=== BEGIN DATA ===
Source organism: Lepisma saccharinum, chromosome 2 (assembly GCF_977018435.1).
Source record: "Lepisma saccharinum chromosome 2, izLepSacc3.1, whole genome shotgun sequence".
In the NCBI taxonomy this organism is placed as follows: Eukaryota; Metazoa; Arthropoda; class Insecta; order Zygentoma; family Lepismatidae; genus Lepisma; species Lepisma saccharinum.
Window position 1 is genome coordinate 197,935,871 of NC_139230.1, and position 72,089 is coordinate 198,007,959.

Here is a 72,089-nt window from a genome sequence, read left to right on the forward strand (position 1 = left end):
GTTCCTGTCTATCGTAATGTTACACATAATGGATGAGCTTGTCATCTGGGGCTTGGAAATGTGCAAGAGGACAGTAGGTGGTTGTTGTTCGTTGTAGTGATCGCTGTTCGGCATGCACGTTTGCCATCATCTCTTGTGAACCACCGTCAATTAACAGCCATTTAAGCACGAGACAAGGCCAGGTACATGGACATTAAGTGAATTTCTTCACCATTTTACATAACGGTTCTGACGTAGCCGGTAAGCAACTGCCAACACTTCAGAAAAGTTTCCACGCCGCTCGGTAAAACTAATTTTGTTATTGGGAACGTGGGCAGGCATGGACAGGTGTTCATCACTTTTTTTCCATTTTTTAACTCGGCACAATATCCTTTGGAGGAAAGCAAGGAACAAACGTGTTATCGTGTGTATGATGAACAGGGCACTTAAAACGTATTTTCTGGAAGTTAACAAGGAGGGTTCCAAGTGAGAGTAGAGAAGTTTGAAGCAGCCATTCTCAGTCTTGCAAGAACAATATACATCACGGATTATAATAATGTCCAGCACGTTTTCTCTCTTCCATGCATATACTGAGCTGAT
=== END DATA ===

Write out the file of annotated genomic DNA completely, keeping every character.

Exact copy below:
Source organism: Lepisma saccharinum, chromosome 2 (assembly GCF_977018435.1).
Source record: "Lepisma saccharinum chromosome 2, izLepSacc3.1, whole genome shotgun sequence".
In the NCBI taxonomy this organism is placed as follows: Eukaryota; Metazoa; Arthropoda; class Insecta; order Zygentoma; family Lepismatidae; genus Lepisma; species Lepisma saccharinum.
Window position 1 is genome coordinate 197,935,871 of NC_139230.1, and position 72,089 is coordinate 198,007,959.

Here is a 72,089-nt window from a genome sequence, read left to right on the forward strand (position 1 = left end):
GTTCCTGTCTATCGTAATGTTACACATAATGGATGAGCTTGTCATCTGGGGCTTGGAAATGTGCAAGAGGACAGTAGGTGGTTGTTGTTCGTTGTAGTGATCGCTGTTCGGCATGCACGTTTGCCATCATCTCTTGTGAACCACCGTCAATTAACAGCCATTTAAGCACGAGACAAGGCCAGGTACATGGACATTAAGTGAATTTCTTCACCATTTTACATAACGGTTCTGACGTAGCCGGTAAGCAACTGCCAACACTTCAGAAAAGTTTCCACGCCGCTCGGTAAAACTAATTTTGTTATTGGGAACGTGGGCAGGCATGGACAGGTGTTCATCACTTTTTTTCCATTTTTTAACTCGGCACAATATCCTTTGGAGGAAAGCAAGGAACAAACGTGTTATCGTGTGTATGATGAACAGGGCACTTAAAACGTATTTTCTGGAAGTTAACAAGGAGGGTTCCAAGTGAGAGTAGAGAAGTTTGAAGCAGCCATTCTCAGTCTTGCAAGAACAATATACATCACGGATTATAATAATGTCCAGCACGTTTTCTCTCTTCCATGCATATACTGAGCTGAT